This year for Valentine's Day we decided to stay in, and we both agreed that I should make Beef Wellington - a very special occasion dish of filet mignon and mushrooms wrapped in puff pastry. You can find many recipes out there for this dish, but mine has some secret weapons to keep the puff pastry from getting soggy, the beef from getting overcooked (look at how nice and pink it is, even after 20 minutes in the oven), and to add extra flavor. It is not difficult, but it is time consuming with many steps - which is why it is a special occasion dish (plus it's soooooooo rich). So read on!
First up, sear the filet. (I made 4 servings because it would use a whole package of puff pasty - I have never had good luck with refreezing it.) You want to get a nice sear on all sides, including around the edges, but don't cook the steak all the way. Remove the filets to a plate and allow to cool a bit, then cover and transfer to the refrigerator to chill for at least 30 minutes. This step is what will keep the beef from overcooking in the oven.
Ugh - sorry folks, I've been bad about posting this last week! And this post is going to be pretty short, too. We are finally on our way into Fall, but the transition has been slow and there is still some stone fruit to be had. I am still really into tartines at the moment, so I paired sliced nectarine with goat cheese, prosciutto, and basil for a quick lunch.
Then the store finally had some burrata in (this is a seriously random occurrence, you never know), so I paired that with some ripe peach, basil, EVOO, balsamic, and sea salt.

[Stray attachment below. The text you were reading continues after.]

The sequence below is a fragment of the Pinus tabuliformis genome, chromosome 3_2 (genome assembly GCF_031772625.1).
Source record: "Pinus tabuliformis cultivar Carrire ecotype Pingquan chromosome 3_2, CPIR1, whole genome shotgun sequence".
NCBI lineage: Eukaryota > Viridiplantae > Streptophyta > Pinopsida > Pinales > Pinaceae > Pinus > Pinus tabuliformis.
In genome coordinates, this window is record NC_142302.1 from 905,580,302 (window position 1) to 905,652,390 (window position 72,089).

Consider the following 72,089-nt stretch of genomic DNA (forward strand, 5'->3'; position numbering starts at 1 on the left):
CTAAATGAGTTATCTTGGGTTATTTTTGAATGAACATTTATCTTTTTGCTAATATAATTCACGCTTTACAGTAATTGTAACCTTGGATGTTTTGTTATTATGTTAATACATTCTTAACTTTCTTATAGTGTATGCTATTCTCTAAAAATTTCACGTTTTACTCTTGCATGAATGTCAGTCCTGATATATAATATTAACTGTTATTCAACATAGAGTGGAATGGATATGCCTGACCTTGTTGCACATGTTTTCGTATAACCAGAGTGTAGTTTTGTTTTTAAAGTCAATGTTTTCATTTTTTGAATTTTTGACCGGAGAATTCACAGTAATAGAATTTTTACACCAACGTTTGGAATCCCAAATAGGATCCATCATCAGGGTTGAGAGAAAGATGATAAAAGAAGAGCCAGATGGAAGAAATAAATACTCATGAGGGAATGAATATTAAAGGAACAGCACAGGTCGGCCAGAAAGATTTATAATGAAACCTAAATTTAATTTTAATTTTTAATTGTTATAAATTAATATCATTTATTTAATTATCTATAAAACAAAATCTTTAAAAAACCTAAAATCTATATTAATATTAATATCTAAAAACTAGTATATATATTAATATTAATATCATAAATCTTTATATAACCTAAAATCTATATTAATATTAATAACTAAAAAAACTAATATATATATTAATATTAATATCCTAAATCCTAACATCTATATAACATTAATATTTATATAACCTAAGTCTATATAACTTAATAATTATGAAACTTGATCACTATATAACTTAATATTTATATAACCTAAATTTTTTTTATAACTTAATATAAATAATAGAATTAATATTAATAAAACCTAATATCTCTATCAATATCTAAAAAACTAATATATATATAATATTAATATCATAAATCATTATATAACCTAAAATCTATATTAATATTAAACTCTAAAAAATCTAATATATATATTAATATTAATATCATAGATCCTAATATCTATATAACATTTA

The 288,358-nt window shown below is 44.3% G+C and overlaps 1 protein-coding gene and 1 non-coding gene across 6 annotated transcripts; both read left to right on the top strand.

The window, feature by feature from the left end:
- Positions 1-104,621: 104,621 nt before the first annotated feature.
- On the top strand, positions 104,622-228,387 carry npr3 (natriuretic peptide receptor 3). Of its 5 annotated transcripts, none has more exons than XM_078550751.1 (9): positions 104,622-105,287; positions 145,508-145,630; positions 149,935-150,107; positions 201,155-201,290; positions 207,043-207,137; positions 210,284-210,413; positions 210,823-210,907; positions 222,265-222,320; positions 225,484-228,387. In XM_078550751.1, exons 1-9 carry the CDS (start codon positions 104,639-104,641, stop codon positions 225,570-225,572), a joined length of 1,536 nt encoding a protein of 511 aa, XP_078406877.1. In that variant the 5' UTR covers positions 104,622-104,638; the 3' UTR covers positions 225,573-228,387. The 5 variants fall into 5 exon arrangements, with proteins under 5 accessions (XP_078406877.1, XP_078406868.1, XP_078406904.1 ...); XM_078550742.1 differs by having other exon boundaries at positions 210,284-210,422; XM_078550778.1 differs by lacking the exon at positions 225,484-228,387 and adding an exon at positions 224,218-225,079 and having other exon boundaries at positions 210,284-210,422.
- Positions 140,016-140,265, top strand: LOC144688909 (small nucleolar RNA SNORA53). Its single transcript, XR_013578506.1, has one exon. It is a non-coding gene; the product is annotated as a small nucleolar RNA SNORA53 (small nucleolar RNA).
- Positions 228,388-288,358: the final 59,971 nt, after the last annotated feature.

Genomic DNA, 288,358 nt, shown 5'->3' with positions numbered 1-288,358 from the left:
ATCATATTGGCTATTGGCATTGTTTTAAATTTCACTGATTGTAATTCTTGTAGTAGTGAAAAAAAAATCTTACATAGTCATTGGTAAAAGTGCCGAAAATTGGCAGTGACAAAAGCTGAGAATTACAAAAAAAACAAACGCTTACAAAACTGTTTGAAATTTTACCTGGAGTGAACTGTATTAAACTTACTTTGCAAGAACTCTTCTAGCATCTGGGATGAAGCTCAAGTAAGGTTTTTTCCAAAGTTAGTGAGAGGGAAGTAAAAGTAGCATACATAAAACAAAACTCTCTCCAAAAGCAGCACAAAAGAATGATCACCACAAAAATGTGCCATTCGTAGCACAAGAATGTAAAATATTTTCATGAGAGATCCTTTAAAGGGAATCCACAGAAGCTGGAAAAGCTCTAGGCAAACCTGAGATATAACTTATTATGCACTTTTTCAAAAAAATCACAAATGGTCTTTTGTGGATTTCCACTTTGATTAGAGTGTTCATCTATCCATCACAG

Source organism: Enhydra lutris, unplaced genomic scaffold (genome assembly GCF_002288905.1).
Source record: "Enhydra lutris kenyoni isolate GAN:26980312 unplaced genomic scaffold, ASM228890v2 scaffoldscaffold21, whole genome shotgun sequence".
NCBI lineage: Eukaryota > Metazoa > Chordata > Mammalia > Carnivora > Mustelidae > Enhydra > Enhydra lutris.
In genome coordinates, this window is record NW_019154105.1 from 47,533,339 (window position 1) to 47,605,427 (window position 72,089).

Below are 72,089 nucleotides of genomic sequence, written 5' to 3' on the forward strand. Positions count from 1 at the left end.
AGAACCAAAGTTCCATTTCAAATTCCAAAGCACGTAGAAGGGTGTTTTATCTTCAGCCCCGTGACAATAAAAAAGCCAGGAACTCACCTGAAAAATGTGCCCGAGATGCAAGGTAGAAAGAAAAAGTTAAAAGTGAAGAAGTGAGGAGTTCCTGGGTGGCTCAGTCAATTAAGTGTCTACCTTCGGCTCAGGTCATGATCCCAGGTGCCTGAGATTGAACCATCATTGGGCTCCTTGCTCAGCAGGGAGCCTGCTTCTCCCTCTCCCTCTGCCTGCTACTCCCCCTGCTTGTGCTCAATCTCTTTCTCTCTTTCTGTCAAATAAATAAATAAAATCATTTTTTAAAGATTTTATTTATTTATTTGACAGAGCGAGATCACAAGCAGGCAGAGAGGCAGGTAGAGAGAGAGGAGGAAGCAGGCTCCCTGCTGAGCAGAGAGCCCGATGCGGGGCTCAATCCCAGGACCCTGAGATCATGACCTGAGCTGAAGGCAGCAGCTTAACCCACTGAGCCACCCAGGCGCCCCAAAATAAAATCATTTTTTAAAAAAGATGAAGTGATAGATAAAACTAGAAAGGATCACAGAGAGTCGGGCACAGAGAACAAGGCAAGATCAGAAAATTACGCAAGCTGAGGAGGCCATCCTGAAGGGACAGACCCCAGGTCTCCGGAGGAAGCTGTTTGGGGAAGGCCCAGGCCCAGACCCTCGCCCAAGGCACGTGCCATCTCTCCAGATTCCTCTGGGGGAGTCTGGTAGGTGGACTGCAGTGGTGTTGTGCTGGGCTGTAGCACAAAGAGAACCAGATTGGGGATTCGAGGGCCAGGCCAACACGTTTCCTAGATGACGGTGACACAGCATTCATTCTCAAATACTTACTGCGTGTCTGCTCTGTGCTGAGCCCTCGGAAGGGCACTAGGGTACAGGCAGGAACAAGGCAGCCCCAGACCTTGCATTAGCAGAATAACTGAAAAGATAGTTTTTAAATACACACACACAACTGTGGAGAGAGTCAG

A couple of weeks ago, I posted about some gorgeous beet and goat cheese raviolis that I made. Jasper enjoyed those, but what he really wanted was meaty ravioli - so of course I made some for him!
The process is exactly the same, just with a different filling. And let me say, I REALLY like this filling. My favorite mixture of beef, pork, and veal (sold as "meatloaf mix" in most stores) is browned with butter, olive oil, onion, and garlic. Then prosciutto, Parmesan, nutmeg, and an egg are added, along with salt and pepper. The filling is completely cooked (except for the egg) before it goes into the ravioli because fresh ravioli only cook for a minute or two.
I served them with a creamy tomato sauce, yum!
So this little beauty came about due to inspiration from Bev Cooks and the need to get rid of a lot of leftover ingredients from other meals. Sort of a clean-out-the-fridge-in-the-most-delicious-way-possible sort of thing.
I had leftover ricotta from this recipe, with you may recall from last week. Well, not really leftover since I purposefully made double the amount I needed.
And I had little nubs of radish left over from this Spring salad I made inspired by this Martha Stewart recipe. I didn't post about it but it had butter lettuce, shaved radish and fennel, blanched peas and asparagus, and fresh mozzarella in a lemon juice and sour cream dressing.
I've stated before how obsessed I am with figs. I snatch them up whenever I see them at the store. Jasper does not share my love of these little jewels, which means more for me! Bwahahahaha! ...Okay I'm fine now, sorry about that.